The outpatient office for vascularaccess points for haemodialysis is open preferably every Wednesday. We offer the establishing and modification of complicated AVF/AVG (especially aneurysms and high-flow AVF). The patient is examined by a specialised vascular surgeon (history, physical examination and sonography of upper limb vessels); if an aneurysm is present, high-flow AVF is completed with sonography of the heart (ECHO); subsequently, the date is scheduled for establishing or modifying vascular access – usually within 1 month. Most AVF establishment procedures are done in the outpatient setting under local anaesthesia. The procedures of AVF modification and AVG establishment are most commonly performed under general anaesthesia.

After AVF establishment under local anaesthesia, the patient is followed for a short period of time at the TSD unit; after AVG establishment or AVF modification, the patient is hospitalised at the standard ward or at the intensive care unit for 2-3 days depending on the difficulty of the procedure. During hospitalisation, haemodialysis is performed via the haemodialysis centre of IKEM. After the procedure, the patient is followed at our outpatient office for as long as necessary, and if allowed by their clinical condition, the patient is transferred to the care of the dialysis centre near the patient’s home.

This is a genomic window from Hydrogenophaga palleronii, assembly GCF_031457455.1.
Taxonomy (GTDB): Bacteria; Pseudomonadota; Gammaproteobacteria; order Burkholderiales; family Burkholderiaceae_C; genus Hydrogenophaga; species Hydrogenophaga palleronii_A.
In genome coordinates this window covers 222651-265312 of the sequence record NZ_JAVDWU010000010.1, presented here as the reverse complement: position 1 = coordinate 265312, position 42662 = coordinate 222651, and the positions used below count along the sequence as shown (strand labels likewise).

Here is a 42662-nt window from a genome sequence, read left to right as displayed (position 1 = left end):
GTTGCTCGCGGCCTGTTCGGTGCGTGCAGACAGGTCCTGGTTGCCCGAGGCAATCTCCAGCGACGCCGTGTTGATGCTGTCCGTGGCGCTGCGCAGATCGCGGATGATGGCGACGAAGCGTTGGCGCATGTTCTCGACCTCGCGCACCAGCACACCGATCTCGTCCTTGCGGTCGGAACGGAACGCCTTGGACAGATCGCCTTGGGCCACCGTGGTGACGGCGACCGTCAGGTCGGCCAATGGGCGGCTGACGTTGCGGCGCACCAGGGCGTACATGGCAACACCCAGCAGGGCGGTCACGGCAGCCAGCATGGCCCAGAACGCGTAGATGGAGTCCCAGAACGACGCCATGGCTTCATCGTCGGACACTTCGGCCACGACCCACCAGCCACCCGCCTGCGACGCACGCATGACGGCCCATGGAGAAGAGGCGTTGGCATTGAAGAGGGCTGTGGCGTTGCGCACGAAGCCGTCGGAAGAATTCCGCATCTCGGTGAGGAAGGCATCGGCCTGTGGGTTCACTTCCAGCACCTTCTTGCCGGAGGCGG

The so-called fistulography (AVF/AVG radiography) is performed in cases of insufficient function of the vascular access point; based on the finding, angioplasty or surgery is done.

Acute conditions (particularly bleeding, obturation) are handled non-stop. 

Considering the large number of transplantations and acute conditions managed at our unit, your scheduled therapeutic procedure may be postponed.